For the question of the SDR, it is like a currency. The countries that have less problems, especially in monetary policy, are those countries that have their currency of reserve that we cannot follow accurately like the States, OECD, because our currency is not a reserve currency. In the case of the States, the Fed or the ECB, they can issue more of the currency without causing too much problems because it is a reserve currency, and they have deeper markets. In the case of Ghana, Peru, can not print a lot of money, we have the no reserve currency and this will cause inflation. What we are talking here is a greater use of SDR as a reserve currency by itself. And that will help to have more resources for the IMF and even a reduced weight of the dollar as a real currency, it is a basket of currencies if there are to be no reserve currency; no? It was in that sense.

For the question on Ghana, I have the Deputy Governor of the Central Bank of Ghana, who is going to answer you.


Mr. Opoku-Afari – Thank you very much. On the question of Ghana, including the IMF ECF program, the ECF program was introduced to address specific macroeconomic imbalances. The program was concluded last month, and there were a lot of gains that have been made in terms of addressing some of these macroeconomic imbalances. Going forward, what Ghana has to do to ensure that we do not go back to that is to make sure that these gains that have been made through the ECF program are consolidated going forward.  We have to work to consolidate gains, and the government of Ghana has an objective of introducing a lot of transformative programs, and what we have to make sure we do is to ensure that those transformative programs are built on the macroeconomic stability that has been achieved so far, so the two have to go together. We have to continue to make sure that stability is maintained whilst we continue to have the transformative program. With that we are sure that you will continue to grow without losing macroeconomic stability or reintroducing the imbalances that we had in the past.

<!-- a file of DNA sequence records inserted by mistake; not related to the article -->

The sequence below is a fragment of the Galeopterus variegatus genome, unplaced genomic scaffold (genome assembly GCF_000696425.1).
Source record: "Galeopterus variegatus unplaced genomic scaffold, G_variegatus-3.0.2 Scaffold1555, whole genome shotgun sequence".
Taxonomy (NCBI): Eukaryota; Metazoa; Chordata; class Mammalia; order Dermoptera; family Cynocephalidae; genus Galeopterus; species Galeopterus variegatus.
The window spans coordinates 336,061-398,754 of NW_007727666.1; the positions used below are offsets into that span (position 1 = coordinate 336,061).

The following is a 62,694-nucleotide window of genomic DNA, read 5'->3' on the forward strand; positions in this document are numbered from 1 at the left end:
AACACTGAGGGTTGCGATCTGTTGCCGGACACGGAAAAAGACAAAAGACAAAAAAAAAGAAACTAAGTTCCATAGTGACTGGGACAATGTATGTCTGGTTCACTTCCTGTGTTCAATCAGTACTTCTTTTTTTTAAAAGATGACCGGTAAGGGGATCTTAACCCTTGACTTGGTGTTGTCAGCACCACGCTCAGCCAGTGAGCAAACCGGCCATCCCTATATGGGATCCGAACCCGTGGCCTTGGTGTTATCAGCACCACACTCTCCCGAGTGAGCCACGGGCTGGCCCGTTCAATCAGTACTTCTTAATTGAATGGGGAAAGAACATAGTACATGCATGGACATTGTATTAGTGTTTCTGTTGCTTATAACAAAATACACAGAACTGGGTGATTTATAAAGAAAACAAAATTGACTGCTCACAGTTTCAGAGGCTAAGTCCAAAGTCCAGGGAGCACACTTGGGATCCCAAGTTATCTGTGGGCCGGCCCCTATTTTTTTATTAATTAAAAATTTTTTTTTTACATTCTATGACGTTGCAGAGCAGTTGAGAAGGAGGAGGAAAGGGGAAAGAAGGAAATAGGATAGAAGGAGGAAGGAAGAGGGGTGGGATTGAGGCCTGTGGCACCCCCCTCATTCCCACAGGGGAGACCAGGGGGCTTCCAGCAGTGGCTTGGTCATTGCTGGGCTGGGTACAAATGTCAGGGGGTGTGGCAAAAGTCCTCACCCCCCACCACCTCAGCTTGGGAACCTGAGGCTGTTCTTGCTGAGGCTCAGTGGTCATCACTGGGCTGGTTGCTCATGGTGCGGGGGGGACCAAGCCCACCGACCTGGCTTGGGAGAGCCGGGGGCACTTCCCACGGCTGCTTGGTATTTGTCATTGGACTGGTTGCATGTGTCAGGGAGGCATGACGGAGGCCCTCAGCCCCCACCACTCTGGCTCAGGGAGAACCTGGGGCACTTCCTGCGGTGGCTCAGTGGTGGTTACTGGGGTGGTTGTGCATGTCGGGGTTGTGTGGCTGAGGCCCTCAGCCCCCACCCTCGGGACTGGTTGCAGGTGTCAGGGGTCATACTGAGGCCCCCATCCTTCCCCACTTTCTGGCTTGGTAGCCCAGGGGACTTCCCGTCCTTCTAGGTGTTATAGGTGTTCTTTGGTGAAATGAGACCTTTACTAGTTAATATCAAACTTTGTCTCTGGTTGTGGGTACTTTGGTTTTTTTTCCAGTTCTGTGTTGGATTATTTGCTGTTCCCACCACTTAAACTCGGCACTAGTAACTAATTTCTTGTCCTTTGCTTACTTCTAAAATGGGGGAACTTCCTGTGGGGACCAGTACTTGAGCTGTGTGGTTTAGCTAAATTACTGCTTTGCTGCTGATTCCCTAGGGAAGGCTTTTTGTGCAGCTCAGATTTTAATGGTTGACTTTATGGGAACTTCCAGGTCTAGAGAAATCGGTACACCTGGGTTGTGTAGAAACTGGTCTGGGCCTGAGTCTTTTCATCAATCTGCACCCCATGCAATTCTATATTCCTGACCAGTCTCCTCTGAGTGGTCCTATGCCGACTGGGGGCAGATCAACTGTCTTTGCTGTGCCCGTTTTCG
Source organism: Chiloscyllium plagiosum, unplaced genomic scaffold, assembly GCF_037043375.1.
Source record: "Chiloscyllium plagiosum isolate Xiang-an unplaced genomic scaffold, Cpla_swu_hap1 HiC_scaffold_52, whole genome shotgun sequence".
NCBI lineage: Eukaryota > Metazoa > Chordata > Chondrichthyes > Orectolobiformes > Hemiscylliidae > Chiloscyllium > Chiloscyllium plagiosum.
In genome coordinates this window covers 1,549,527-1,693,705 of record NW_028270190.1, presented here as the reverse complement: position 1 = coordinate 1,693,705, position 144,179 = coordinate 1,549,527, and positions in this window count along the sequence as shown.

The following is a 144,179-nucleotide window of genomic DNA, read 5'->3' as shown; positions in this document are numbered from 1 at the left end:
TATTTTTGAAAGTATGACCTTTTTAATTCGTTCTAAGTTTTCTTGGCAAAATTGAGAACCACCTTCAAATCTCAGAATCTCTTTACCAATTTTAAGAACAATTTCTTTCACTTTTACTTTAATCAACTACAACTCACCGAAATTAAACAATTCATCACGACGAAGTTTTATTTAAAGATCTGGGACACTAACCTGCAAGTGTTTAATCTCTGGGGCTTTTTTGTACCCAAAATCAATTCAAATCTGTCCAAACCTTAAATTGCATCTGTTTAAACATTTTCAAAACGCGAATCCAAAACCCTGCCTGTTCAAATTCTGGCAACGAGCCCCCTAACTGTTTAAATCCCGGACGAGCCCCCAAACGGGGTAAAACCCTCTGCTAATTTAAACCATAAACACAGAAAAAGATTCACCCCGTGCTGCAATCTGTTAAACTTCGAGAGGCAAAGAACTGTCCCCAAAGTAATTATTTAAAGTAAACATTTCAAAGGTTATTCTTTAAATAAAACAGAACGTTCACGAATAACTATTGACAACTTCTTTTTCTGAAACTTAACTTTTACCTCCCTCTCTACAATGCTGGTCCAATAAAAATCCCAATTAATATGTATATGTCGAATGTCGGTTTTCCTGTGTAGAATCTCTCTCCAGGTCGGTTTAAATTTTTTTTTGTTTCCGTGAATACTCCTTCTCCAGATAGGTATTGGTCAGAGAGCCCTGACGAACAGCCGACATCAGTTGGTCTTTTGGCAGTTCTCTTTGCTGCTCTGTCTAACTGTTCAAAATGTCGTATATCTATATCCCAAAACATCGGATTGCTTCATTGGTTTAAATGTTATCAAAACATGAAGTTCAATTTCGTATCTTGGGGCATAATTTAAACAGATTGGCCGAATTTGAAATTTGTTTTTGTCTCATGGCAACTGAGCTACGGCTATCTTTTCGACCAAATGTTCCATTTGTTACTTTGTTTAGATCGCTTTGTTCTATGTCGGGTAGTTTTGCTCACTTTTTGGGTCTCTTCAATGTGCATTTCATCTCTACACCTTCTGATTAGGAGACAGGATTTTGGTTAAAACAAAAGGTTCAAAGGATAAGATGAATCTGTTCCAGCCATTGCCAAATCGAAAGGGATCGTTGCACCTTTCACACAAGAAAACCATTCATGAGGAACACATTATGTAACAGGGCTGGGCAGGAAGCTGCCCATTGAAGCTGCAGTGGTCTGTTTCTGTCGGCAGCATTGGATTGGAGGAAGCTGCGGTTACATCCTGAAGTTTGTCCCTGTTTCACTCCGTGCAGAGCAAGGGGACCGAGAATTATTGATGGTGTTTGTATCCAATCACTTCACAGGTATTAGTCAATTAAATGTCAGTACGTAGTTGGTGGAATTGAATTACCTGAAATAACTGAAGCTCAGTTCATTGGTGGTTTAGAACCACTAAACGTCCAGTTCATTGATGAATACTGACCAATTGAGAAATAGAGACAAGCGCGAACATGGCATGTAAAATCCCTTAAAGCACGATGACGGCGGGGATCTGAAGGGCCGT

Ms. Elnagar – Further questions? 


Mr. Velarde – Thank you very much for your presence. I hope we have answered some of your questions. Thank you very much.

IMF Communications Department

PRESS OFFICER: Randa Elnagar